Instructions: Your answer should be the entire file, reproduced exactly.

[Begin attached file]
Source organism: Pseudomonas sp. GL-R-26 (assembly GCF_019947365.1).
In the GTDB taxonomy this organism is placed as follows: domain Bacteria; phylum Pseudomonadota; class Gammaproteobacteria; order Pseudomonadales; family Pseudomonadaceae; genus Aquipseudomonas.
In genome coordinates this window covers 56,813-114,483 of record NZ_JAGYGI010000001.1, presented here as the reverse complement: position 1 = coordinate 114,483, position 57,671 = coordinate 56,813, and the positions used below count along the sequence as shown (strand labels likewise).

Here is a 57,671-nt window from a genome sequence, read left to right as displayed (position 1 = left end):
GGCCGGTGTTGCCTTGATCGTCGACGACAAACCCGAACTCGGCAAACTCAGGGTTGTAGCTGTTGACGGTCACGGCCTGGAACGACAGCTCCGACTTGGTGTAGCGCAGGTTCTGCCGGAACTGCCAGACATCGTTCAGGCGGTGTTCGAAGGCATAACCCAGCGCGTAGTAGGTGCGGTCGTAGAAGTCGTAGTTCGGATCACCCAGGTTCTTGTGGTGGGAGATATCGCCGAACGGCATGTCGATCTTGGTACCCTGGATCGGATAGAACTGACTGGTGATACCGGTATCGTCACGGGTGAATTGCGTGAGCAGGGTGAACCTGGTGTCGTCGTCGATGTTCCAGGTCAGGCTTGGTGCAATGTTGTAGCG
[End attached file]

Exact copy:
Source organism: Pseudomonas sp. GL-R-26 (assembly GCF_019947365.1).
In the GTDB taxonomy this organism is placed as follows: domain Bacteria; phylum Pseudomonadota; class Gammaproteobacteria; order Pseudomonadales; family Pseudomonadaceae; genus Aquipseudomonas.
In genome coordinates this window covers 56,813-114,483 of record NZ_JAGYGI010000001.1, presented here as the reverse complement: position 1 = coordinate 114,483, position 57,671 = coordinate 56,813, and the positions used below count along the sequence as shown (strand labels likewise).

Here is a 57,671-nt window from a genome sequence, read left to right as displayed (position 1 = left end):
GGCCGGTGTTGCCTTGATCGTCGACGACAAACCCGAACTCGGCAAACTCAGGGTTGTAGCTGTTGACGGTCACGGCCTGGAACGACAGCTCCGACTTGGTGTAGCGCAGGTTCTGCCGGAACTGCCAGACATCGTTCAGGCGGTGTTCGAAGGCATAACCCAGCGCGTAGTAGGTGCGGTCGTAGAAGTCGTAGTTCGGATCACCCAGGTTCTTGTGGTGGGAGATATCGCCGAACGGCATGTCGATCTTGGTACCCTGGATCGGATAGAACTGACTGGTGATACCGGTATCGTCACGGGTGAATTGCGTGAGCAGGGTGAACCTGGTGTCGTCGTCGATGTTCCAGGTCAGGCTTGGTGCAATGTTGTAGCG